By clicking the Security icon, hosts and co-hosts have an all-in-one place to quickly:

The Security icon is available in our latest release (version 4.6.10) to all Zoom hosts and co-hosts in all free and paid account types on desktop (Mac & Windows), mobile (iOS & Android), iPad, and in the web client.

Read more about the Security icon update on our support page.

Meeting ID no longer displayed

Additionally, the Zoom Meeting ID will no longer be displayed on the title toolbar. The title will simply be “Zoom” for all meetings, preventing others from seeing active meeting IDs when, for instance, Zoom screenshots are posted publicly.

Additional security updates

The Zoom team also updated several features for specific account types:

  • Waiting Rooms: The Waiting Room feature is now on by default for free Basic and single licensed Pro accounts, as well as education accounts enrolled in our K-12 program.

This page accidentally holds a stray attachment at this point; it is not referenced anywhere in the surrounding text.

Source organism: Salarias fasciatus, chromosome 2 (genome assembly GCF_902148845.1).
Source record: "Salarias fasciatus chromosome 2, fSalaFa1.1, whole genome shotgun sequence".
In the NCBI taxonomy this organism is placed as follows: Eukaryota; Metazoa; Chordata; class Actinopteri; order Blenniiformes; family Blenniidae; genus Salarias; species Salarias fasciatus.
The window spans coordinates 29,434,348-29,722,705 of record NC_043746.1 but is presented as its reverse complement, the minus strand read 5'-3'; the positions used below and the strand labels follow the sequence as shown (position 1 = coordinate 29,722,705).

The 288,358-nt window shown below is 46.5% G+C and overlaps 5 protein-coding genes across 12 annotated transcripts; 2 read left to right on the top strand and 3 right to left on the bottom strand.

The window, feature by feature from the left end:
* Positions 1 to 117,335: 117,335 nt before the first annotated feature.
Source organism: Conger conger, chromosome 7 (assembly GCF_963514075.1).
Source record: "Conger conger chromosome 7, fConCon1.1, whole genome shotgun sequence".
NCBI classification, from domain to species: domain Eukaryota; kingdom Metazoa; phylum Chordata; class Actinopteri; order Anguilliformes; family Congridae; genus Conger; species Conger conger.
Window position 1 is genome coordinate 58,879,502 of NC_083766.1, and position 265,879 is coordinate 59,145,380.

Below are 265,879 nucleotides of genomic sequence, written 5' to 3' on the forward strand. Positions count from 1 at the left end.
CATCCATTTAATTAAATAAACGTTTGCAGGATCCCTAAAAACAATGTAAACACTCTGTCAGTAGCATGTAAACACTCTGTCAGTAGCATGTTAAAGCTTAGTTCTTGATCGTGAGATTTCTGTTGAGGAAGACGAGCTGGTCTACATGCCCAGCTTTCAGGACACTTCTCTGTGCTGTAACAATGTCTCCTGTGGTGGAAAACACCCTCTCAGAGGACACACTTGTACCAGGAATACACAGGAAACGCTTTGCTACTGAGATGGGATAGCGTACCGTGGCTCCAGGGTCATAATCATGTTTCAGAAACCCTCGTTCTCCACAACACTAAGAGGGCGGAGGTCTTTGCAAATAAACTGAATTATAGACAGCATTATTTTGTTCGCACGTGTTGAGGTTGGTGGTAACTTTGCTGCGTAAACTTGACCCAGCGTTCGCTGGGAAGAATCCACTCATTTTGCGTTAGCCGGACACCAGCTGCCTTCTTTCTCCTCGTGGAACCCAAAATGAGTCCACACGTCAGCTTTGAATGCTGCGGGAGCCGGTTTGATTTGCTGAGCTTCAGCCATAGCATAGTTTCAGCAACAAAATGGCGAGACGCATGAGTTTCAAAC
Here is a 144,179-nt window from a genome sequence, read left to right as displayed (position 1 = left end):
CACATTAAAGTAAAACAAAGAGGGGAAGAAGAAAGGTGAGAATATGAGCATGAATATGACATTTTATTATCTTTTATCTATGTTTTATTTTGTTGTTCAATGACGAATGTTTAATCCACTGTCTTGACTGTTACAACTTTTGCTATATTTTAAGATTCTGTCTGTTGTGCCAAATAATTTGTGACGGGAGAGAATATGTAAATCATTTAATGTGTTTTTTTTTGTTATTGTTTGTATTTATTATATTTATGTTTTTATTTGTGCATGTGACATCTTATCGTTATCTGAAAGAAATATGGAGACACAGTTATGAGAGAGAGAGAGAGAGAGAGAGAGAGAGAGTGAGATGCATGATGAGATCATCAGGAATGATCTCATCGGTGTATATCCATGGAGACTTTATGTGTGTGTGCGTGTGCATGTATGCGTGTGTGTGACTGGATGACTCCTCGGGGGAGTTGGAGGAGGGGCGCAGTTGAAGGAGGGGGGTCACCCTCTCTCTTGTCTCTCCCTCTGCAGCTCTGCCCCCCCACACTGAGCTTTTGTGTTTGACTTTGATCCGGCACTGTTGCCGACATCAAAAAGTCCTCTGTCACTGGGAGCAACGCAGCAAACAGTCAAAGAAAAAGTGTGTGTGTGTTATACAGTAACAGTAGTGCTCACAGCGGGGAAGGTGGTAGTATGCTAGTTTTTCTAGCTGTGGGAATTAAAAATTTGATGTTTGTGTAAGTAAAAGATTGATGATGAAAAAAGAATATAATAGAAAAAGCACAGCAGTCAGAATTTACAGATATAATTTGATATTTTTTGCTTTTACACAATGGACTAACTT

• Passwords: Meeting passwords are on by default for free Basic and single licensed Pro accounts, and for education, accounts enrolled in our K-12 program. The default setting cannot be changed for those education accounts.
  • Domain contacts: For free Basic and single licensed Pro accounts with unmanaged domains, contacts in the same domain will no longer be visible. We’ve also removed the option to auto-populate your Contacts list with users from the same domain. If you would like to keep those contacts, you can add them as External Contacts.
  • Renaming participants: In addition to the above in-meeting renaming control, account admins and hosts can now disable the ability for participants to rename themselves (for every meeting) at the account, group, and user level in the web portal.

To update to the latest version of Zoom, visit our download page. To get more tips and tricks for securely using Zoom, check out Zoom’s YouTube page or the Zoom Blog.